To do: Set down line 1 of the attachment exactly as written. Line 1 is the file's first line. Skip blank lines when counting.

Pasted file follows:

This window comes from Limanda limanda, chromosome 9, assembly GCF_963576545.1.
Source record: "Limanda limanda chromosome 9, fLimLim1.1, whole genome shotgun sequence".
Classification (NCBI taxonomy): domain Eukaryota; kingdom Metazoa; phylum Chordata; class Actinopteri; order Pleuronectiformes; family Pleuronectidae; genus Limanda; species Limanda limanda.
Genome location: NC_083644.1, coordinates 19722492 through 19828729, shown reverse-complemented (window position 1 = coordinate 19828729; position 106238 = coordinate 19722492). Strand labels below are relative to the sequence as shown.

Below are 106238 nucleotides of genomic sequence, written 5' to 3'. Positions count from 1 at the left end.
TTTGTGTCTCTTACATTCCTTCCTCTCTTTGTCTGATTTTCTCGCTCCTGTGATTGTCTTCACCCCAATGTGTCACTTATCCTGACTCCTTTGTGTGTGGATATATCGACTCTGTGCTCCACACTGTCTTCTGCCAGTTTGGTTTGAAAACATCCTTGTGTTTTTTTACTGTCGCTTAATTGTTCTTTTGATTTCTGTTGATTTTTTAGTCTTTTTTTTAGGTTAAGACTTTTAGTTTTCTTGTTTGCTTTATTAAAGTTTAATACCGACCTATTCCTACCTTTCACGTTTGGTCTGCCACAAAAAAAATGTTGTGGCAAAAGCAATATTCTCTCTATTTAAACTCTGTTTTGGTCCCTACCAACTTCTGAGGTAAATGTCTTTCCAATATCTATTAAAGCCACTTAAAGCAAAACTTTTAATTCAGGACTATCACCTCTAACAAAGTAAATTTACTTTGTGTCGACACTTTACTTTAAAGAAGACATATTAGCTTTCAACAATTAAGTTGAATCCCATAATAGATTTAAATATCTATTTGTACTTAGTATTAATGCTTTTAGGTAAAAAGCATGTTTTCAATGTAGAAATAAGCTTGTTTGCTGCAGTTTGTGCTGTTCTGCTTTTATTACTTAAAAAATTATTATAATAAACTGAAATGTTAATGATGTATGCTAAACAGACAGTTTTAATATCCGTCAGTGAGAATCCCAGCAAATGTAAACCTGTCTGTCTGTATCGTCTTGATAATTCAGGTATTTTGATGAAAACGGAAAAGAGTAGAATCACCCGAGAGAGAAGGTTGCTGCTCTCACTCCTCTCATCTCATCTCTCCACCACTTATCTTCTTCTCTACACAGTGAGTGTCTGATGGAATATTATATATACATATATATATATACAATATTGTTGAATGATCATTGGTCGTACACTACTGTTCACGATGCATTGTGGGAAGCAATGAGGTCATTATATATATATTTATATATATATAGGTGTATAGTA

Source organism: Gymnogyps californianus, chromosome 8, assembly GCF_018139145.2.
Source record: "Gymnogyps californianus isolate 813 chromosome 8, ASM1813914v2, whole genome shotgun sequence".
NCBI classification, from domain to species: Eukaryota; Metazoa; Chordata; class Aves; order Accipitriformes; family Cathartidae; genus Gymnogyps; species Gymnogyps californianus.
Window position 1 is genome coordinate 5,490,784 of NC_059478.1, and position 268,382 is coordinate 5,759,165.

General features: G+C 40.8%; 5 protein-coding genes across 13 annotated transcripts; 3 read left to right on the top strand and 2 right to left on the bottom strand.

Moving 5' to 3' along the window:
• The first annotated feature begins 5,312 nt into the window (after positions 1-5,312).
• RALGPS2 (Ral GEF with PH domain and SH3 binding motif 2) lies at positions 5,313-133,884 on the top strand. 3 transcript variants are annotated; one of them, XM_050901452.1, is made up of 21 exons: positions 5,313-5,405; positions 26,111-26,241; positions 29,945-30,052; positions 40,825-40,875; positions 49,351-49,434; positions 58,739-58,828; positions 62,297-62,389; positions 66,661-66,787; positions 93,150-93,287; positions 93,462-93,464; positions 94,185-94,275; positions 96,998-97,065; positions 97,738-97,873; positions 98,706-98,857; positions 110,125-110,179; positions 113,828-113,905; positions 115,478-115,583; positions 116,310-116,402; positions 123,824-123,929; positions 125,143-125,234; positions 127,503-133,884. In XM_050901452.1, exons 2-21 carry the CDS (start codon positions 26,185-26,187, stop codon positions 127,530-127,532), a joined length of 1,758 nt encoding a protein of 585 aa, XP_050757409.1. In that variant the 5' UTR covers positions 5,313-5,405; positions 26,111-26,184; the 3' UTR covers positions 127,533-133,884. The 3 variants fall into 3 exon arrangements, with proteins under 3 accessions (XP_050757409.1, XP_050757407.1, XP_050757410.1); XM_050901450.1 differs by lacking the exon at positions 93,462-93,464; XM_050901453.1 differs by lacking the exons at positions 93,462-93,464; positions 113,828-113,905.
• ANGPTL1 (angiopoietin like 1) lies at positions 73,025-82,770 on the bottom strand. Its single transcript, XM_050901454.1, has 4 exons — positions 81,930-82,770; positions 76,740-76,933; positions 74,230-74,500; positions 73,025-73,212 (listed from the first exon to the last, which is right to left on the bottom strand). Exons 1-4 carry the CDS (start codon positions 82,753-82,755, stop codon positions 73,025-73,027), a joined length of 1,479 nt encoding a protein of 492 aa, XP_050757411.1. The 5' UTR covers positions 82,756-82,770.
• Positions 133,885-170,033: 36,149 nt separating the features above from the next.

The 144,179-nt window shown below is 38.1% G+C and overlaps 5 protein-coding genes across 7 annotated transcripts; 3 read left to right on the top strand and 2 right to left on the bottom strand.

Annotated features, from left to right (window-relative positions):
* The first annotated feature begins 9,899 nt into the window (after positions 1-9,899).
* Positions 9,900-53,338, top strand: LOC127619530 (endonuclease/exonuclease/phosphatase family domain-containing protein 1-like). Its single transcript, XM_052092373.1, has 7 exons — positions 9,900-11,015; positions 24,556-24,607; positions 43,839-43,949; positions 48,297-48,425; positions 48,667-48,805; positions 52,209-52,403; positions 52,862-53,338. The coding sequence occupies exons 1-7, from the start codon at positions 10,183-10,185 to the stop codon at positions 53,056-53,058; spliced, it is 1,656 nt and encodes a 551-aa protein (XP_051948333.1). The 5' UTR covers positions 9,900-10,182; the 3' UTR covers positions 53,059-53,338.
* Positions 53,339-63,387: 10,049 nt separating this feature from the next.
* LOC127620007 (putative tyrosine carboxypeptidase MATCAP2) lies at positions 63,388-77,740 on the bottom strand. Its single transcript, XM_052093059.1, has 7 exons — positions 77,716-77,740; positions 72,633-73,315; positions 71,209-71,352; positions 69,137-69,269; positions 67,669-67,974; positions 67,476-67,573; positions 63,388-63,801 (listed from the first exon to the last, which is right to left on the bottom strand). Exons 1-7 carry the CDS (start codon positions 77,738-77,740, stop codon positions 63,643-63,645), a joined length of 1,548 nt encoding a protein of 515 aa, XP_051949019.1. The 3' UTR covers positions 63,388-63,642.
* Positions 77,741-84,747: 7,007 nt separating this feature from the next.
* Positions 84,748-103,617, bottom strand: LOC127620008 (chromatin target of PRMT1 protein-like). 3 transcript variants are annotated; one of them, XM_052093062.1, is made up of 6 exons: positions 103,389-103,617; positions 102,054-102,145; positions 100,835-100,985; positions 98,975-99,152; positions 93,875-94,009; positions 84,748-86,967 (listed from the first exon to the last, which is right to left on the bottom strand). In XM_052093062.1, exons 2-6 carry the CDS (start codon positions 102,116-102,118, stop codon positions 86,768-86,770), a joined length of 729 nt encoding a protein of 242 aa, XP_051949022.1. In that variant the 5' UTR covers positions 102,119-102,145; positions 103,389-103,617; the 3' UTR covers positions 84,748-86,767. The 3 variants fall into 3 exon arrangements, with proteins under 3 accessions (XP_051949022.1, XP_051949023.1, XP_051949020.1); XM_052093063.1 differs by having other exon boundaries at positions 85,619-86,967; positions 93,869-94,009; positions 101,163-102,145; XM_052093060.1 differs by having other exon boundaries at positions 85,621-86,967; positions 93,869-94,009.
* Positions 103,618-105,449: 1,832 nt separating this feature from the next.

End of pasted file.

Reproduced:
This window comes from Limanda limanda, chromosome 9, assembly GCF_963576545.1.